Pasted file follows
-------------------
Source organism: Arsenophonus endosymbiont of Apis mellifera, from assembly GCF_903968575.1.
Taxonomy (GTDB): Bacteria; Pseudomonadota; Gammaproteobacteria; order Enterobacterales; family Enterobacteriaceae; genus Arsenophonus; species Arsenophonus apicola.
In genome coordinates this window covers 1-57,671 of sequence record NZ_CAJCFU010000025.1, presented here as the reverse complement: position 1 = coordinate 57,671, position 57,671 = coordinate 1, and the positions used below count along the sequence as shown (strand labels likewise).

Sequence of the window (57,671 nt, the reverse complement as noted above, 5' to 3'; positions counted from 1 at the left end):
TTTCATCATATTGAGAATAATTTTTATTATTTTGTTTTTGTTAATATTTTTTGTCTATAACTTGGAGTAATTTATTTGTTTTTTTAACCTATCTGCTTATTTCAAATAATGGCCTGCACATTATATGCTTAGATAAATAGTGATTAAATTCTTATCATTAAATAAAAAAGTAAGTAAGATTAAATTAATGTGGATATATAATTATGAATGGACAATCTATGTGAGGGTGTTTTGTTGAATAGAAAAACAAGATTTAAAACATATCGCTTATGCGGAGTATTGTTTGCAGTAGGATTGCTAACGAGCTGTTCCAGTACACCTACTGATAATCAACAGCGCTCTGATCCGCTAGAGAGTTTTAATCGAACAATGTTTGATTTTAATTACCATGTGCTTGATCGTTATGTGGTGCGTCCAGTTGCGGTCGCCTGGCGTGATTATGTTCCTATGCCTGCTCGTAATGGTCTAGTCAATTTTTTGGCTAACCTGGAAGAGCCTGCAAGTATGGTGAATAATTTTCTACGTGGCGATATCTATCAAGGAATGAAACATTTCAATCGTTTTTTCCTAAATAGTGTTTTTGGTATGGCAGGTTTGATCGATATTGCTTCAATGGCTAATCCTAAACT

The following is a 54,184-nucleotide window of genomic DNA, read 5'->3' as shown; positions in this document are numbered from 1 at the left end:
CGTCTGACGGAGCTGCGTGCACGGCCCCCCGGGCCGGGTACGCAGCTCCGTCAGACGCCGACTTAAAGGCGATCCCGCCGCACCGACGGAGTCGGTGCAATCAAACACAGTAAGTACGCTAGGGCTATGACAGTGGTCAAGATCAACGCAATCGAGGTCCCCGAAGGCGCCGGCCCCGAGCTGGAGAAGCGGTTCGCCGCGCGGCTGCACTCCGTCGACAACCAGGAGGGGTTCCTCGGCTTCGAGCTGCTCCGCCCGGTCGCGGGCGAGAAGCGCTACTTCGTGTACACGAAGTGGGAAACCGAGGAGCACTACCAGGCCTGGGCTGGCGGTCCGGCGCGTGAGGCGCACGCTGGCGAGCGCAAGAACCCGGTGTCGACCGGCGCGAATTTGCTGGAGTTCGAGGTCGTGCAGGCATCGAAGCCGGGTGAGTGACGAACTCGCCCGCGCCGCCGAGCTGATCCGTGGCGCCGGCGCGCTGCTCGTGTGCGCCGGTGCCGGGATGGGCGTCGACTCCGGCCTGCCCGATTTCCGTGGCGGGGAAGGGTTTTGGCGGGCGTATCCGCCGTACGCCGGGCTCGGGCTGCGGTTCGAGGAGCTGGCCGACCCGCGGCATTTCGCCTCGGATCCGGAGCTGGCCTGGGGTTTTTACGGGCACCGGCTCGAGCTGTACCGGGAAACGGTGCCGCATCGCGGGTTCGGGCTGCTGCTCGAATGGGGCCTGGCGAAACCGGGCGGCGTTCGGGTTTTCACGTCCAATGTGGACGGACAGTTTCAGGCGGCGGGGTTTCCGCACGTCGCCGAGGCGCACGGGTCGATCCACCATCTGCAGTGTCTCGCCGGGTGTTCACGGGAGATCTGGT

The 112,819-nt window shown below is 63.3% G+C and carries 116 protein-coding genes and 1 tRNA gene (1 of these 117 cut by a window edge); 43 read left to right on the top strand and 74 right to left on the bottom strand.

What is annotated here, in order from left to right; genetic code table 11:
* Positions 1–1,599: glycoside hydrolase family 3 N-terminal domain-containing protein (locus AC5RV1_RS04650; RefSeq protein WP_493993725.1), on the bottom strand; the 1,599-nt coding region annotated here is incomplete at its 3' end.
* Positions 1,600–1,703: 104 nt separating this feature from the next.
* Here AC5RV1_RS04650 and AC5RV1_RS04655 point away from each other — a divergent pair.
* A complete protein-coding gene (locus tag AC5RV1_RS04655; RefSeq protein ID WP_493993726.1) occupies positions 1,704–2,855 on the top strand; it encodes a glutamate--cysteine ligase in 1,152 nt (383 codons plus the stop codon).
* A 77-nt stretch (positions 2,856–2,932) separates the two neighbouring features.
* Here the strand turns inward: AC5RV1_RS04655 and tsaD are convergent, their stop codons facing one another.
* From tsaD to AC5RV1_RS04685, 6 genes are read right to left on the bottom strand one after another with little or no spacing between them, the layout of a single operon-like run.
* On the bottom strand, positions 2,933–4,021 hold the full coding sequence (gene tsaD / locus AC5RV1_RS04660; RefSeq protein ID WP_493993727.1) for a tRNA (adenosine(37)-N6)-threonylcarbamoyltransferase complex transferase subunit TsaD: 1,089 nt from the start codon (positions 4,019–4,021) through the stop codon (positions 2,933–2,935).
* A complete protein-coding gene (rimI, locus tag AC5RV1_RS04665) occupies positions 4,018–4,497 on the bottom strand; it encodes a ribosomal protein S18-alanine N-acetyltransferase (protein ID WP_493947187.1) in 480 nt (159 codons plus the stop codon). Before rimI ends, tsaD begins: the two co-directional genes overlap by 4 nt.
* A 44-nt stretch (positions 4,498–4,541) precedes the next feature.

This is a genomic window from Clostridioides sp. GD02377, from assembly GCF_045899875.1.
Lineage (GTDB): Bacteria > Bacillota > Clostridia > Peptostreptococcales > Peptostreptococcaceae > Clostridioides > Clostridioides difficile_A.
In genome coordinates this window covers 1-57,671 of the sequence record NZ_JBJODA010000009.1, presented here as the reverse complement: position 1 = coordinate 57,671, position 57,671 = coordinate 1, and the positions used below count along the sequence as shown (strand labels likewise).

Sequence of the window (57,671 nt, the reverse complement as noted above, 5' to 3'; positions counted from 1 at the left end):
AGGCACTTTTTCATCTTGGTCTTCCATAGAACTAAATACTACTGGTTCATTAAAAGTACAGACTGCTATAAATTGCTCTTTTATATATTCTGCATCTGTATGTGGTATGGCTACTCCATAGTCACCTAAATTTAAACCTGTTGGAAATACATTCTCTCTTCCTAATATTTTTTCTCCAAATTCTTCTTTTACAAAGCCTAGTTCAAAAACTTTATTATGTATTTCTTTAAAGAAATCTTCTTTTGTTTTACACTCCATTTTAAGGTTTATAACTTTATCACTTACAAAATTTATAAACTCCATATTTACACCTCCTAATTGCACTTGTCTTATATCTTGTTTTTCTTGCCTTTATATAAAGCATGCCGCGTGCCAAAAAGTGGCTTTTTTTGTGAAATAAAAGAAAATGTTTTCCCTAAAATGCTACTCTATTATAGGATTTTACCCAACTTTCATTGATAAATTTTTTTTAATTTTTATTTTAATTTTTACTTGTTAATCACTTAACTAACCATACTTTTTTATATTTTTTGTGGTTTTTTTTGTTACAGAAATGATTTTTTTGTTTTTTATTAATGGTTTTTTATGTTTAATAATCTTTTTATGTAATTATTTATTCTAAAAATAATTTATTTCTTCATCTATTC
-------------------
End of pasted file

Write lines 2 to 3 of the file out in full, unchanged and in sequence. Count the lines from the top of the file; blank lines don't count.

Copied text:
Taxonomy (GTDB): Bacteria; Pseudomonadota; Gammaproteobacteria; order Enterobacterales; family Enterobacteriaceae; genus Arsenophonus; species Arsenophonus apicola.
In genome coordinates this window covers 1-57,671 of sequence record NZ_CAJCFU010000025.1, presented here as the reverse complement: position 1 = coordinate 57,671, position 57,671 = coordinate 1, and the positions used below count along the sequence as shown (strand labels likewise).